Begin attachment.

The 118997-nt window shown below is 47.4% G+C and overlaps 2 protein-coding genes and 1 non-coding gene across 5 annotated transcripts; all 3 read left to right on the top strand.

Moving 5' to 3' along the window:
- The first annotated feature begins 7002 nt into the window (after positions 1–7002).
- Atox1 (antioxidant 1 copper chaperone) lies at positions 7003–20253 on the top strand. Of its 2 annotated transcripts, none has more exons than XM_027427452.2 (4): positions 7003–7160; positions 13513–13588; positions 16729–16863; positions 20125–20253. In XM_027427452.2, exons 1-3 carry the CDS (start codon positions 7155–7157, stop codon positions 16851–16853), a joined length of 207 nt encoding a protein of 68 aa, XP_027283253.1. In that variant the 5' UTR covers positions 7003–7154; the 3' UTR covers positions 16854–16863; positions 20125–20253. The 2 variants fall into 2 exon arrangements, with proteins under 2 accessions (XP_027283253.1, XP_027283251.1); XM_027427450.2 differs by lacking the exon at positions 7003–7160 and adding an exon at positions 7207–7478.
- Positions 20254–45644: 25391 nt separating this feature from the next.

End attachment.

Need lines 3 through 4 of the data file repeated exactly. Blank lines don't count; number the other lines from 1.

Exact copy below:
- The first annotated feature begins 7002 nt into the window (after positions 1–7002).
- Atox1 (antioxidant 1 copper chaperone) lies at positions 7003–20253 on the top strand. Of its 2 annotated transcripts, none has more exons than XM_027427452.2 (4): positions 7003–7160; positions 13513–13588; positions 16729–16863; positions 20125–20253. In XM_027427452.2, exons 1-3 carry the CDS (start codon positions 7155–7157, stop codon positions 16851–16853), a joined length of 207 nt encoding a protein of 68 aa, XP_027283253.1. In that variant the 5' UTR covers positions 7003–7154; the 3' UTR covers positions 16854–16863; positions 20125–20253. The 2 variants fall into 2 exon arrangements, with proteins under 2 accessions (XP_027283253.1, XP_027283251.1); XM_027427450.2 differs by lacking the exon at positions 7003–7160 and adding an exon at positions 7207–7478.